There’s a super crappy 1982 science-fiction movie named “The man who saves the world”. The story is absurd – in the opening, a narrator speaks a lot. He tells about somebody attacking on Earth, but a layer made by human brains (?) is protecting our planet. Then the battle begins: two space cadets of the world get shot in the space, crash-land on a desert planet, where an evil wizard seeks the ultimate power to take over the world. Although the movie borrows some background footage from Star Wars, the plot is mostly unrelated.
Continue reading The World Is Going To End, Again, In September 2015? Of Course Not
If a movie is bad then you should not watch it at all. But if a movie is really, really bad then it makes more fun than a good movie. This is one of those movies, called B-movies. Perhaps this is a C-movie.
What if Earth had rings like Saturn? What it would look like? Probably, our sky would look amazing. The rings would look quite different from the cities and latitudes across the world. It’s interesting to imagine how it would affect the culture throughout time. It would have influenced religion, mythology, navigation, etc.
Continue reading If Earth Had Rings Like Saturn, What it Would Look Like
In fact, we’re all living in a fast-moving spacecraft named Earth. Our planet is moving around our sun in an elliptical (an ellipse which is very close to a circle) orbit. The Sun is (our solar system, the Sun, Earth and all the other planets and objects) whirls around the center of our galaxy. And, our galaxy and the other galaxies in our neighborhood are also rushing towards a structure called the Great Attractor, a region of space roughly 150 million light-years (one light year is about six trillion miles) away from us. This Great Attractor, having a mass 100 quadrillion times greater than our sun and span of 500 million light-years, is made of both the visible matter that we can see along with the so-called dark matter that we cannot see.
Continue reading Earth: a fast-moving Spacecraft
So, even when you’re resting on your armchair, you’re flying through space faster than the fastest human-made object. But how fast actually?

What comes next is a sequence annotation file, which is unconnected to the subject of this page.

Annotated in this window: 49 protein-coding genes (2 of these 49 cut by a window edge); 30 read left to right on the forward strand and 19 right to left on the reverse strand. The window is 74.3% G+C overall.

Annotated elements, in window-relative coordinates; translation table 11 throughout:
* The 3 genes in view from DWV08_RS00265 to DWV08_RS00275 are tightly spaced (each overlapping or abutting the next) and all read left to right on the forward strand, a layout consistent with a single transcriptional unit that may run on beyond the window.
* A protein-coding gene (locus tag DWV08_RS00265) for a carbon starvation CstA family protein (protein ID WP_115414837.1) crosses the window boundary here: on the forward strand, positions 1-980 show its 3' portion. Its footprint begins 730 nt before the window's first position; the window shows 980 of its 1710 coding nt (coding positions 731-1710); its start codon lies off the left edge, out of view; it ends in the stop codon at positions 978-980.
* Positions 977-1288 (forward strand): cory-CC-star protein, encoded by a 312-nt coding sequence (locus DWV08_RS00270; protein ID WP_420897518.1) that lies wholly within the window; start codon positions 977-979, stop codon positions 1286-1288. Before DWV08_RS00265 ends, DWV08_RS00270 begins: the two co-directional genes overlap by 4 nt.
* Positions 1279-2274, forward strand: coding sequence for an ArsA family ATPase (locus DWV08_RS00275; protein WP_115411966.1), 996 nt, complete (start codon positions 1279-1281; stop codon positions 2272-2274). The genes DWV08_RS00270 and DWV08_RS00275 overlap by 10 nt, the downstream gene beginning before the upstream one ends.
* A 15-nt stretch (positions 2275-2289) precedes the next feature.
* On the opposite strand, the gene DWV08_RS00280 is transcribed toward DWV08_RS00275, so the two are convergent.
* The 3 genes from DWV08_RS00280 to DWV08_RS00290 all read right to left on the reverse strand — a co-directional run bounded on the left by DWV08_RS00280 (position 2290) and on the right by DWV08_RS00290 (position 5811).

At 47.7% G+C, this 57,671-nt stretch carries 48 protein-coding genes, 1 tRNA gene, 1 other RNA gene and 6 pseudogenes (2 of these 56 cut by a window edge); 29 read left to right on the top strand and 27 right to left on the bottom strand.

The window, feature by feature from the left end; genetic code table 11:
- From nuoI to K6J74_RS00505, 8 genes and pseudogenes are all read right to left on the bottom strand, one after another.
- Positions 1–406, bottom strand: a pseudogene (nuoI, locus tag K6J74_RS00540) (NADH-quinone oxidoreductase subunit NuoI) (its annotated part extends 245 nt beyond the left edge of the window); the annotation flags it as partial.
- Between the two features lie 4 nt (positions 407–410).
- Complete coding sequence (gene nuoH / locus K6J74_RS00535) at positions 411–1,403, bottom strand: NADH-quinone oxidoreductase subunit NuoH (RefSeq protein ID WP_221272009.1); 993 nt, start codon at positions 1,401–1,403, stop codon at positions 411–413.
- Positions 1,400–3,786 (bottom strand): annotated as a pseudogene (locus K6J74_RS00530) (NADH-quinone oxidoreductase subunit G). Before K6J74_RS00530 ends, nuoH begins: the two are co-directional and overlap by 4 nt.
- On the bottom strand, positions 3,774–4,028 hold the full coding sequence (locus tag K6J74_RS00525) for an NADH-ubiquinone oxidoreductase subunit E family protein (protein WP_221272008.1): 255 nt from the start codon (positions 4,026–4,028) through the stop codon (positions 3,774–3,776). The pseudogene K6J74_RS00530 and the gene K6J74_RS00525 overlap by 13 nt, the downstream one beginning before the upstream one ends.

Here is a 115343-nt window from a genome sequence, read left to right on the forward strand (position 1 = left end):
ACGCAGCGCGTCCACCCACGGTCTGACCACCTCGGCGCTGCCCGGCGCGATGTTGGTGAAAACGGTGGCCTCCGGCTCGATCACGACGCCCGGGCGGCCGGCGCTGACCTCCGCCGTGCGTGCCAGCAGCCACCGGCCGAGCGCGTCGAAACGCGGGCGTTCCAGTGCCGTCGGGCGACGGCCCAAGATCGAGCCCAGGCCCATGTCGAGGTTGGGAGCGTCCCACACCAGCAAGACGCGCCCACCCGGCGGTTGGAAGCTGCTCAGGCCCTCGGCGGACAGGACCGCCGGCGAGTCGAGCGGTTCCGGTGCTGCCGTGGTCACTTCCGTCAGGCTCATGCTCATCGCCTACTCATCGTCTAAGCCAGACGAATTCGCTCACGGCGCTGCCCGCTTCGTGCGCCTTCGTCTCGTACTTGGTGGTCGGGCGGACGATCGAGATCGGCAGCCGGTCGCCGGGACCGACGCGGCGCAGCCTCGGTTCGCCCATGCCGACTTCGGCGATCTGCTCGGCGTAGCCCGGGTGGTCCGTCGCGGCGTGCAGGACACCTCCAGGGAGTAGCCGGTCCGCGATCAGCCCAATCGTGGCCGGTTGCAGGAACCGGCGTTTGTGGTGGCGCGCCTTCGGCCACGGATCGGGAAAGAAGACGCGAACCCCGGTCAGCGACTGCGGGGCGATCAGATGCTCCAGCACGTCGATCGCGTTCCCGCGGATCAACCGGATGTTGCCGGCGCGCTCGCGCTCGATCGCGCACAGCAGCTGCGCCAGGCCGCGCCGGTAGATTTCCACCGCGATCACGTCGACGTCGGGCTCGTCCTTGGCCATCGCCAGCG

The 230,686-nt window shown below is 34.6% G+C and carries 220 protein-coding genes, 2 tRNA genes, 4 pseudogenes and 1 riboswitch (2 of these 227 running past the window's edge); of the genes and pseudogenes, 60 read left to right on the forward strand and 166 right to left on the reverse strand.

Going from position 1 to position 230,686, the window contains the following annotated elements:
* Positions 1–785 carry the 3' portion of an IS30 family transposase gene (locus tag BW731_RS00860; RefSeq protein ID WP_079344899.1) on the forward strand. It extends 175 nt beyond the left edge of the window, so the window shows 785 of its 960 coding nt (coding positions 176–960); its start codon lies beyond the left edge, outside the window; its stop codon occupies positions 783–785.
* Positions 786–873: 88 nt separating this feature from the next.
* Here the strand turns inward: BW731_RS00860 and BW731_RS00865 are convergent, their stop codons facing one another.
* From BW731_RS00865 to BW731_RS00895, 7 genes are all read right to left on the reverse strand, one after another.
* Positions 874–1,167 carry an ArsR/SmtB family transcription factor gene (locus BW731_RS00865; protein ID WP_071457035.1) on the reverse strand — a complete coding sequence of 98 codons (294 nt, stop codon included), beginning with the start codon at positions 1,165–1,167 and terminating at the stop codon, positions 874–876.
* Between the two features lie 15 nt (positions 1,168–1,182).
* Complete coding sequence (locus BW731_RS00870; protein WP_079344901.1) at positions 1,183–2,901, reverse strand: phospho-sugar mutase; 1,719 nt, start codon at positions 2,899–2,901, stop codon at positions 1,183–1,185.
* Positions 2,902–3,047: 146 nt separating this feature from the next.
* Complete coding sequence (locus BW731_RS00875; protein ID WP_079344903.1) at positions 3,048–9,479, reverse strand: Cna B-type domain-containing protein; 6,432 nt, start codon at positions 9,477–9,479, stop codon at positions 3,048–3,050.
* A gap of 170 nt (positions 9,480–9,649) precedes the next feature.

The Earth is our one and only home. As Carl Sagan said (Pale Blue Dot: A Vision of the Human Future in Space), “On Earth, everyone you love, everyone you know, everyone you ever heard of, every human being who ever was, lived out their lives. The aggregate of our joy and suffering, thousands of confident religions, ideologies, and economic doctrines, every hunter and forager, every hero and coward, every creator and destroyer of civilization, every king and peasant, every young couple in love, every mother and father, hopeful child, inventor and explorer, every teacher of morals, every corrupt politician, every “superstar,” every “supreme leader,” every saint and sinner in the history of our species lived there – on a mote of dust suspended in a sunbeam.”.
But will we ever leave our home and visit other stars in the future?
Continue reading Will We Ever Visit Other Stars?
Our galaxy, “The Milky Way” is a barred spiral galaxy (a spiral galaxy with a central bar-shaped structure composed of stars) some 100,000-120,000 light-years in diameter, which contains 100-400 billion stars. It may contain at least as many planets as well. Our Sun (the Solar System) is located within the disk, about 27,000 light-years away from the Galactic Center, on the inner edge of one of the spiral-shaped concentrations of gas and dust called the Orion Arm.